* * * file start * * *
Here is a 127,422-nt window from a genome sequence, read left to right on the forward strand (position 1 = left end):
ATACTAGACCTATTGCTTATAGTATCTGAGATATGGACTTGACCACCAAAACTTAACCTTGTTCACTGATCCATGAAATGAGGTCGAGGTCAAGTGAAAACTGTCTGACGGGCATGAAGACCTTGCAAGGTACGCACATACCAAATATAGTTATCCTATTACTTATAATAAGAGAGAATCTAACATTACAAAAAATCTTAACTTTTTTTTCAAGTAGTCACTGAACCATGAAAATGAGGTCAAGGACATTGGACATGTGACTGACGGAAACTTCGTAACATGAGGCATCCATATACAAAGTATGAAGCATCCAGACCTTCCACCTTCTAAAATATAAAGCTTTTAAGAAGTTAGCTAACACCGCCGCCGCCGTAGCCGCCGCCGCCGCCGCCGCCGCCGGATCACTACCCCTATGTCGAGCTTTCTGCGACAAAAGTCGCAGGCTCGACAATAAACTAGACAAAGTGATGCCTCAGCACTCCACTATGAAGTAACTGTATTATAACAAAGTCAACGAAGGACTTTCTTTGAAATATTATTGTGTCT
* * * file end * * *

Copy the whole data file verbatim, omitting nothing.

Here is a 127,422-nt window from a genome sequence, read left to right on the forward strand (position 1 = left end):
ATACTAGACCTATTGCTTATAGTATCTGAGATATGGACTTGACCACCAAAACTTAACCTTGTTCACTGATCCATGAAATGAGGTCGAGGTCAAGTGAAAACTGTCTGACGGGCATGAAGACCTTGCAAGGTACGCACATACCAAATATAGTTATCCTATTACTTATAATAAGAGAGAATCTAACATTACAAAAAATCTTAACTTTTTTTTCAAGTAGTCACTGAACCATGAAAATGAGGTCAAGGACATTGGACATGTGACTGACGGAAACTTCGTAACATGAGGCATCCATATACAAAGTATGAAGCATCCAGACCTTCCACCTTCTAAAATATAAAGCTTTTAAGAAGTTAGCTAACACCGCCGCCGCCGTAGCCGCCGCCGCCGCCGCCGCCGCCGGATCACTACCCCTATGTCGAGCTTTCTGCGACAAAAGTCGCAGGCTCGACAATAAACTAGACAAAGTGATGCCTCAGCACTCCACTATGAAGTAACTGTATTATAACAAAGTCAACGAAGGACTTTCTTTGAAATATTATTGTGTCT